On the preceding Friday evening Dr. Bernard Nathanson had devoted his address to the current stage of the war against abortion, and his tone was one of confidence, at times even of exuberance.  He said that the scientific evidence of the humanity of the pre-born baby has been clearly presented to the world in The Silent Scream, and of the reactions in various parts of the world.  He announced that he was going to make a new film which would again feature a victim of abortion.  This time, the real-life story would be that of a late-term baby that had survived a saline abortion and has lived to add her side to the debate.


In passing, he told of his meeting with “a quiet, unassuming young man” in British Columbia and of his exploit.  To the amazement and delight of the 2000 strong crowd, he recounted how Jim Demers had quietly and openly removed the trolley containing the abortion suction machine from the local hospital, taken it home, dismantled it, and returned it to the hospital as a book trolley.  This saga was greeted by a salvo of applause, and Dr. Nathanson added, “That to me is the lonely kind of courage to which monuments of nations should be reared.”


Once again he reiterated his belief that we are going to win and he quoted Abraham Lincoln’s words concerning the fight against slavery in the days before the Civil War.  “We will make converts day by day.  We will grow strong by the violence and the injustice of our adversaries…We will be in the majority after a while.  The battle for freedom will be fought out on principle.”


In an oblique reference to his own past history, Fr. Nathanson said, “This has been a long, and often painful intellectual odyssey for me.  My intellectual odyssey is over…my spiritual odyssey I fear has only begun, and I may need your help.”  For a couple of seconds, as the implication of this statement from a self-avowed atheist sank in, there was silence, and then as people stood and clapped and cheered the noise almost brought the roof down.


Dr. Nathanson finished his speech on an almost prophetic note.


“We must be united; we must be undaunted; we must be inflexible.  We shall prevail because we are the world, we are the children, we are the ones who make a brighter day.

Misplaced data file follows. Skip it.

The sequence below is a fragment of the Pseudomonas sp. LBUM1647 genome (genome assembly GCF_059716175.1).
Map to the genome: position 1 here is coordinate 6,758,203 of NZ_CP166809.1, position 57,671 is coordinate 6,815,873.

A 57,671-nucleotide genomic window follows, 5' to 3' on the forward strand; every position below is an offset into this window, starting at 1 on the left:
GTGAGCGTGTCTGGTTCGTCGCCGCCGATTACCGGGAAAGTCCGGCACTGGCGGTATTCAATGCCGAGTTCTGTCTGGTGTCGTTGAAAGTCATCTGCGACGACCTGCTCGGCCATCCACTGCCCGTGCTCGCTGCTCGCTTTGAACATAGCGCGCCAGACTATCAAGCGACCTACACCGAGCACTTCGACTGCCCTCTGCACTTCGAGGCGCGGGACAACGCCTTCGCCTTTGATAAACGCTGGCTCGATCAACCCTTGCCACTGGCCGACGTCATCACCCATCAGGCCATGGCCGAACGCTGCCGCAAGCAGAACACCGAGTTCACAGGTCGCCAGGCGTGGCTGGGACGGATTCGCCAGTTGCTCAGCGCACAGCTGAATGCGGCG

John Cardinal O’Connor was introduced by Dr. Willke as one of America’s strongest pro-lifers and the warmth of his reception testified to the love and respect he commands in the movement.  His was one of the longest and widest ranging of all the speeches, and he moved his audience to laughter, to tears and to prayer.


He described some of the work in carrying out the commitment of the diocese of New York to take care of “any pregnant woman or girl, of any religion or none, who needs help.”  He pleaded for more old-fashioned charity and he emphasized that the law must be altered.


He spoke of Catholics in public life and he said that they must make a decision as to whether they are truly Catholic or not.  If they are truly Catholic they “have an immediate and inescapable obligation to change the law…actively and aggressively.”


There is no possible way to cover his moving thought-provoking speech in any adequate way in this report.  We hope to publish most of the text of his address in later editions of The Interim.


A discussion of the Conference would be incomplete without reference to all the educational aids on display and available in the booths of regional and religious pro-life groups.  Nor must we fail to mention the many films which were shown continuously throughout the three days.  One Canadian has said that, over and above all else, her deepest impression (because it opened new horrors to threaten her) came from a BBC film Where have all the donors gone?


This particular film, which the BBC refused to allow to be copied, was only shown once.  It highlights the problems discussed in the workshops on Legal Definitions of Death.


The film itself illustrates the difficulties in defining the point of death, particularly when haste is needed to get lungs, kidneys, etc. for transplant.  In one case in the film a man was declared brain dead.  As the surgeon was about to remove his various organs and dispatch them in many directions he noted the man’s Adam’s apple move.  He removed the bandages from the man’s eyes (why bandages?” and the “dead” man blinked and stared at him.


Doubtless the surgeon was shaken, but his ague was nothing to that of thousands in Britain who left their T.V. sets to find and tear up their organ-donor cards.  Our Canadian has no donor card (working on the principle that her organs will be much too old and worn out to be worth the trouble of transplanting them second hand) but having seen the film she has issued firm instructions on all measures to ensure she is really and truly dead.


On looking back at the programme of talks one cannot help wondering what would have been the reaction of the MPs in 1969 had they been able to foresee the agenda for this 1985 Conference.  How would they have acted with the fore-knowledge of the tragedy of widespread abortion, the deliberate search-and-destroy attitude to the handicapped pre-born child, the hidden and not-so-hidden infanticide, experiments on living aborted babies, embryo research, the demand for euthanasia and all the other evils that have followed the loss of respect for the life of the unborn?


In truth Dr. Koops was stating a rule which politicians should have framed in their offices, “Whenever a decision is to be made with ethical or moral implications we must always ask, ‘What is the next step likely to be?’”  Failure to do this caused politicians to lead Canada down the slippery slope.  How many of those politicians now in or out of office are willing to try the long and difficult climb back?